Due in part to his work with the late Eazy-E, West Coast beatsmith Rhythm D provided some insight into the happenings at both Death Row Records and Ruthless Records years ago, during his interview on the Murder Master Music Show.

While speaking on Eazy and Death Row Records, Rhythm D revealed that the now defunct record label wouldn’t have existed if it wasn’t for Eazy-E.

“It wouldn’t had been a Death Row if it wasn’t for Eazy-E,” Rhythm D said. “If it wasn’t for him, it wouldn’t be a Death Row. A lot of artists there that started their careers came in via Ruthless. I’m one of the people that saw everything pop. Nobody handed me anything on a silver platter. I kind of got in based on my talent…One of my first times on wax was on the Deep Cover soundtrack. I did a song called ‘Down With My Nigga’ with DJ Unknown. And it was [by] a rapper that Suge had me produce [for], named Paradise.”

Later in the interview, Rhythm D recalled meeting Eazy-E at the age of 21 or 22, when he was an up-and-coming producer. He revealed that shortly after meeting the Compton, California lyricist, he was invited to his home.

According to the musician, during his visit to Eazy E’s home, the rapper was so impressed by his beats that he declared, “You rollin’ with Ruthless.”

“I was working on Paperboy’s album and we were in the studio,” the producer said. “And I actually—I surprised all the dudes that Paperboy was signed to because they had no clue that I was cool with Eazy-E. So, I had him come up to the studio so I could play him some of the tracks and some of the music that we were over there at Death Row making, so he would kind of be one step ahead of the game in knowing how they were gonna diss him. So, Eazy comes in. He walks in the door. I take him to the back of the studio and I just start playing him a bunch of G-Funk and all types of the [enhanced] songs. And he wasn’t really feeling them…He was like ‘Well, why don’t you roll out to my house in Norwalk?’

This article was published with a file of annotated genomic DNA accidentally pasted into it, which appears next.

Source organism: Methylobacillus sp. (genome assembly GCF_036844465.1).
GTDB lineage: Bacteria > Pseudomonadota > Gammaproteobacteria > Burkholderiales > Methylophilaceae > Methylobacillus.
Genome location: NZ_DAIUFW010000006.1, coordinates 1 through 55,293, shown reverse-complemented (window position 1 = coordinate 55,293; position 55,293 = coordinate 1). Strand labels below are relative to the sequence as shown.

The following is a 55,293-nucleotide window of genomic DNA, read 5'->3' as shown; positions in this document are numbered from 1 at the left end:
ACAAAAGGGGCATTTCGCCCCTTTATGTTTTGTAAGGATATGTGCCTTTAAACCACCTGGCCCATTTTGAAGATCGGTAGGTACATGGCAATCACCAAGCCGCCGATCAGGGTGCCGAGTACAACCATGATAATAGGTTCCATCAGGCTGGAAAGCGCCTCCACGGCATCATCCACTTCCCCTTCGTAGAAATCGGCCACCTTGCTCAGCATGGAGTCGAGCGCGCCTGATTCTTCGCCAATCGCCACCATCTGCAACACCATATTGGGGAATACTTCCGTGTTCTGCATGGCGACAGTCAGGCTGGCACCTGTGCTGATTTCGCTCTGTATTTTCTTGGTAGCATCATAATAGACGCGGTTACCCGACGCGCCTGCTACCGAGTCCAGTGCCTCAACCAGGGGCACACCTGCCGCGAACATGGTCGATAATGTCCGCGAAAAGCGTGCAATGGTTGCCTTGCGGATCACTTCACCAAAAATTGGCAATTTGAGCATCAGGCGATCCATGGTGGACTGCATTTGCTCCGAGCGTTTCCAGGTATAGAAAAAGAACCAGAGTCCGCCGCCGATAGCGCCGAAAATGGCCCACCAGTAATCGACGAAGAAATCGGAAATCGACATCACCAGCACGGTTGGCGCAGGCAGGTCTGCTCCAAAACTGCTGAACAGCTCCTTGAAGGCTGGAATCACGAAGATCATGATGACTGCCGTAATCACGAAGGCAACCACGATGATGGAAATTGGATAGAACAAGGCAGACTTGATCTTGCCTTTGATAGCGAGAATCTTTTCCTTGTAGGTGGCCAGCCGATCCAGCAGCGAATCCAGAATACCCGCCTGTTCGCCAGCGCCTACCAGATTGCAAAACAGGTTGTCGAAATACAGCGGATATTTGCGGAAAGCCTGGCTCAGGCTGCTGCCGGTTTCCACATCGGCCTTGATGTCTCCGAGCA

“I met him out there in his crib in Norwalk,” he added. “Went in there and it just seemed like everything was kind of [dead] musically over there. Without a producer and somebody to arrange the music and see what’s really talented and what’s not talented to make your brand. Ruthless was kinda losing a little bit. Production-wise, it was like there weren’t really any hits…I put one of the discs in and I played one beat. And Eazy went nuts. He went crazy off this beat…He pulled a few stacks out of his sock and was like ‘Rhythm, you rollin’ with Ruthless.’”

For additional Suge Knight coverage, watch the following DX Daily:

Please enable Javascript to watch this video